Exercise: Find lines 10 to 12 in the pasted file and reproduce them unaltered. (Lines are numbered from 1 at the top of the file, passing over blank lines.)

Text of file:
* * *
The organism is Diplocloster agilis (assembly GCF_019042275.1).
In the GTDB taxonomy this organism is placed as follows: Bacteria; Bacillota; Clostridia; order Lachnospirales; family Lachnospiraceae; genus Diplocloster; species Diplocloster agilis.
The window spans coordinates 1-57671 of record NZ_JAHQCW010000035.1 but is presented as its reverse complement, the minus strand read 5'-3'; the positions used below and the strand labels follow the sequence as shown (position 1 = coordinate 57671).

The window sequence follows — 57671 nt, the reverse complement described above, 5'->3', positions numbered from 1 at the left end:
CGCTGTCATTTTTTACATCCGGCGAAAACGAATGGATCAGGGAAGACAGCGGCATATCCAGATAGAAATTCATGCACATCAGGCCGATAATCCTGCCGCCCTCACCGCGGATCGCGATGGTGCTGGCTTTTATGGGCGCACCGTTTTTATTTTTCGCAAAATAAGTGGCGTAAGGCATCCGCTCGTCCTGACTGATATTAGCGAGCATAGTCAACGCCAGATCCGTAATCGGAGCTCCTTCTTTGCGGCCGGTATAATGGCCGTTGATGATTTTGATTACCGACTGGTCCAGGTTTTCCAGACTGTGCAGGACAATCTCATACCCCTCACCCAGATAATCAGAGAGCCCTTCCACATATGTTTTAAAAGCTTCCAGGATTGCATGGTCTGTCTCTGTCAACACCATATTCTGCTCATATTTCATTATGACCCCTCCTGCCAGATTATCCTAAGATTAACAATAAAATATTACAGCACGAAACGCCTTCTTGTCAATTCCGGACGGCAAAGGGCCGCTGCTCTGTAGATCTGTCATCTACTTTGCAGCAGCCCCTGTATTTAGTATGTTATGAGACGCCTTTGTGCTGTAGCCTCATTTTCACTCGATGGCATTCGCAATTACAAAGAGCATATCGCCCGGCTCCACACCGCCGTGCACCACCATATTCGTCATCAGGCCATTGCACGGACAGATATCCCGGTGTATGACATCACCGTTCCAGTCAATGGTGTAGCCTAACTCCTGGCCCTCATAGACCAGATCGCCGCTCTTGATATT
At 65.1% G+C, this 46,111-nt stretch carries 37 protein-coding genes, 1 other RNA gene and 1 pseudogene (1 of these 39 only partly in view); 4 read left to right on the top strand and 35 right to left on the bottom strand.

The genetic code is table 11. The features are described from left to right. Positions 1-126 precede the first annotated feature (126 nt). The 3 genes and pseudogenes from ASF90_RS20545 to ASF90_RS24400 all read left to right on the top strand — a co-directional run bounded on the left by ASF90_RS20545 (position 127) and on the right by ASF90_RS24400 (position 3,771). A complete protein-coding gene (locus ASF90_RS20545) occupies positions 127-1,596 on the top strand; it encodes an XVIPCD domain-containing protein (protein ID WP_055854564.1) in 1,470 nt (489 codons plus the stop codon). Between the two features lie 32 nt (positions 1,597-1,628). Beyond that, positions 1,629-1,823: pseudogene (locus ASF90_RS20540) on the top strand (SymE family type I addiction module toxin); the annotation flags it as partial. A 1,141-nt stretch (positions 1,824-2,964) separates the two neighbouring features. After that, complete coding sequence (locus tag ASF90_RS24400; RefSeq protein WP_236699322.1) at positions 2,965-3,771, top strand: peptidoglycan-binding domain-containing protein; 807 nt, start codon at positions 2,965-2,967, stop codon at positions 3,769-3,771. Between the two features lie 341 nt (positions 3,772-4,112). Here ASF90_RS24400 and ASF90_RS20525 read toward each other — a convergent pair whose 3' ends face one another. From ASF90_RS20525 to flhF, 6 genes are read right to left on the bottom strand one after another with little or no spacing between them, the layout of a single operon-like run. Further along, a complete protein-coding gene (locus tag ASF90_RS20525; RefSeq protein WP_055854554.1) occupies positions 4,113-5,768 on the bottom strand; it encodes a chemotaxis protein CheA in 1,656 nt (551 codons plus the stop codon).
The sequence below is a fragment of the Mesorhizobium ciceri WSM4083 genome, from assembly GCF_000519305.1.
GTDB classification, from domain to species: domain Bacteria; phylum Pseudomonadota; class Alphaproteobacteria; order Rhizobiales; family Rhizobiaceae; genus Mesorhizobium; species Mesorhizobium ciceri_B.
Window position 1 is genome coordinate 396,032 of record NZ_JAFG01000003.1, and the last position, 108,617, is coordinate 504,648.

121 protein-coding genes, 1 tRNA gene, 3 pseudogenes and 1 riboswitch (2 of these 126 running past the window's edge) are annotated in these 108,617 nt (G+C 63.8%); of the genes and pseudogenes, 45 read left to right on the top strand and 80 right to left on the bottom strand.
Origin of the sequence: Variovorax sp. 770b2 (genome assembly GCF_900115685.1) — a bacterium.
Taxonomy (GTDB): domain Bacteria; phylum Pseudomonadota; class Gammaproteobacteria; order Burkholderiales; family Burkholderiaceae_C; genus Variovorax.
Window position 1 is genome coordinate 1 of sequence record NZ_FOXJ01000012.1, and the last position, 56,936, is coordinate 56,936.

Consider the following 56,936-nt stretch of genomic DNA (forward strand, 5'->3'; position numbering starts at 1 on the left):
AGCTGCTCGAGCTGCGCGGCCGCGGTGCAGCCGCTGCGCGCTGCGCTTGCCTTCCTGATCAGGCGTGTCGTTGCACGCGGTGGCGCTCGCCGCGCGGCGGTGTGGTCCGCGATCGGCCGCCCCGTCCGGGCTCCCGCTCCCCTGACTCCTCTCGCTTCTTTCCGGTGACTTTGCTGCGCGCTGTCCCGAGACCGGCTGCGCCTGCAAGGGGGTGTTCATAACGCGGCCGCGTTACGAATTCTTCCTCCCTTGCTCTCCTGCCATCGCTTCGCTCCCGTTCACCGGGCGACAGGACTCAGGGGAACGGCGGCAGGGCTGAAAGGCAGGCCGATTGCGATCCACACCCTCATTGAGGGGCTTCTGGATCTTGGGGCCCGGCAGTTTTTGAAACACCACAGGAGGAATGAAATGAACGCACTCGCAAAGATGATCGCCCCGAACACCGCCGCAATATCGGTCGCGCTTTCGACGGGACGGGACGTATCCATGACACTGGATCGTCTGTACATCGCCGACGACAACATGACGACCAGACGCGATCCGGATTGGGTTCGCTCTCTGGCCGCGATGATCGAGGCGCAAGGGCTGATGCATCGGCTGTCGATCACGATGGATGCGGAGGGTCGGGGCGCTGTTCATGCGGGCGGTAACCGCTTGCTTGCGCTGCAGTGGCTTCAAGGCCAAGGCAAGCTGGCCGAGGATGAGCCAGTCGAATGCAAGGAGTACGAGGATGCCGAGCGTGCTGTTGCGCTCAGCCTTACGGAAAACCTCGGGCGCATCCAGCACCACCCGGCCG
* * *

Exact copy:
Window position 1 is genome coordinate 396,032 of record NZ_JAFG01000003.1, and the last position, 108,617, is coordinate 504,648.

121 protein-coding genes, 1 tRNA gene, 3 pseudogenes and 1 riboswitch (2 of these 126 running past the window's edge) are annotated in these 108,617 nt (G+C 63.8%); of the genes and pseudogenes, 45 read left to right on the top strand and 80 right to left on the bottom strand.
Origin of the sequence: Variovorax sp. 770b2 (genome assembly GCF_900115685.1) — a bacterium.